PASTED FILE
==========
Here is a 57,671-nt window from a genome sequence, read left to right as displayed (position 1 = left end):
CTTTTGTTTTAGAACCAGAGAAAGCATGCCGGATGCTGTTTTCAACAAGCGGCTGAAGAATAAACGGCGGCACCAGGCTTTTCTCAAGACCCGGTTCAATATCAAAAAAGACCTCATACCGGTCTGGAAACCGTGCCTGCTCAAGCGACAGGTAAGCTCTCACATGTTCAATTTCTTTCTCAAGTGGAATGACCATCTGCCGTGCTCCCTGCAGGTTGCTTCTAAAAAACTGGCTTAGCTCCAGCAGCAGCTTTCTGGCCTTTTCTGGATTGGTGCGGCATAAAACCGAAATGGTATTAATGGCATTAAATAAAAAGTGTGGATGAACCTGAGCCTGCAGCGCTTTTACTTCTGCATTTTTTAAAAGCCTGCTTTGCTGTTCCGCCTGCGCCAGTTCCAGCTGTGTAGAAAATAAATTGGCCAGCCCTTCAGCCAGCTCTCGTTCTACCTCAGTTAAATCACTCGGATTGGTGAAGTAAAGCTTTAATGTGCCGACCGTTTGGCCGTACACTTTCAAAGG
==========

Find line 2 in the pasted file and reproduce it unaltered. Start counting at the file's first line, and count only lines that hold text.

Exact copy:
CTTTTGTTTTAGAACCAGAGAAAGCATGCCGGATGCTGTTTTCAACAAGCGGCTGAAGAATAAACGGCGGCACCAGGCTTTTCTCAAGACCCGGTTCAATATCAAAAAAGACCTCATACCGGTCTGGAAACCGTGCCTGCTCAAGCGACAGGTAAGCTCTCACATGTTCAATTTCTTTCTCAAGTGGAATGACCATCTGCCGTGCTCCCTGCAGGTTGCTTCTAAAAAACTGGCTTAGCTCCAGCAGCAGCTTTCTGGCCTTTTCTGGATTGGTGCGGCATAAAACCGAAATGGTATTAATGGCATTAAATAAAAAGTGTGGATGAACCTGAGCCTGCAGCGCTTTTACTTCTGCATTTTTTAAAAGCCTGCTTTGCTGTTCCGCCTGCGCCAGTTCCAGCTGTGTAGAAAATAAATTGGCCAGCCCTTCAGCCAGCTCTCGTTCTACCTCAGTTAAATCACTCGGATTGGTGAAGTAAAGCTTTAATGTGCCGACCGTTTGGCCGTACACTTTCAAAGG